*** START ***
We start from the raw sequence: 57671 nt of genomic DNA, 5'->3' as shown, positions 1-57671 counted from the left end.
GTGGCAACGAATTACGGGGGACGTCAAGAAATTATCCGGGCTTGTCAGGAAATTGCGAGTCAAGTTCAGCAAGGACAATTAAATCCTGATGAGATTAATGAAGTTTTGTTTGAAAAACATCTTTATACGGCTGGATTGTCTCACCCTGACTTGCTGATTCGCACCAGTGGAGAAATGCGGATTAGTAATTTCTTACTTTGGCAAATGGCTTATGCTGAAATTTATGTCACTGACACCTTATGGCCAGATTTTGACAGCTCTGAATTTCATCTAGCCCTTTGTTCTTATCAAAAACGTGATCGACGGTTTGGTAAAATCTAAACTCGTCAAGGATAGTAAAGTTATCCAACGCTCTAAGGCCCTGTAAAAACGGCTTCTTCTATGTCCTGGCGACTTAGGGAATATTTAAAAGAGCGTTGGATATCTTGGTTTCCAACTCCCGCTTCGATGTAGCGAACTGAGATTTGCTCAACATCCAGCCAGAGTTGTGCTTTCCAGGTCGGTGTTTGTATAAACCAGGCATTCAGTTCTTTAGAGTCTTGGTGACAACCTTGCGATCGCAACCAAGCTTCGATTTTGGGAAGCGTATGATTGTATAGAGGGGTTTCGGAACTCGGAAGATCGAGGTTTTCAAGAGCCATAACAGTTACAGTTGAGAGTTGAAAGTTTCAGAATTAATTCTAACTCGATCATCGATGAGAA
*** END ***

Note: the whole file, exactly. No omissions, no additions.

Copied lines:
We start from the raw sequence: 57671 nt of genomic DNA, 5'->3' as shown, positions 1-57671 counted from the left end.
GTGGCAACGAATTACGGGGGACGTCAAGAAATTATCCGGGCTTGTCAGGAAATTGCGAGTCAAGTTCAGCAAGGACAATTAAATCCTGATGAGATTAATGAAGTTTTGTTTGAAAAACATCTTTATACGGCTGGATTGTCTCACCCTGACTTGCTGATTCGCACCAGTGGAGAAATGCGGATTAGTAATTTCTTACTTTGGCAAATGGCTTATGCTGAAATTTATGTCACTGACACCTTATGGCCAGATTTTGACAGCTCTGAATTTCATCTAGCCCTTTGTTCTTATCAAAAACGTGATCGACGGTTTGGTAAAATCTAAACTCGTCAAGGATAGTAAAGTTATCCAACGCTCTAAGGCCCTGTAAAAACGGCTTCTTCTATGTCCTGGCGACTTAGGGAATATTTAAAAGAGCGTTGGATATCTTGGTTTCCAACTCCCGCTTCGATGTAGCGAACTGAGATTTGCTCAACATCCAGCCAGAGTTGTGCTTTCCAGGTCGGTGTTTGTATAAACCAGGCATTCAGTTCTTTAGAGTCTTGGTGACAACCTTGCGATCGCAACCAAGCTTCGATTTTGGGAAGCGTATGATTGTATAGAGGGGTTTCGGAACTCGGAAGATCGAGGTTTTCAAGAGCCATAACAGTTACAGTTGAGAGTTGAAAGTTTCAGAATTAATTCTAACTCGATCATCGATGAGAA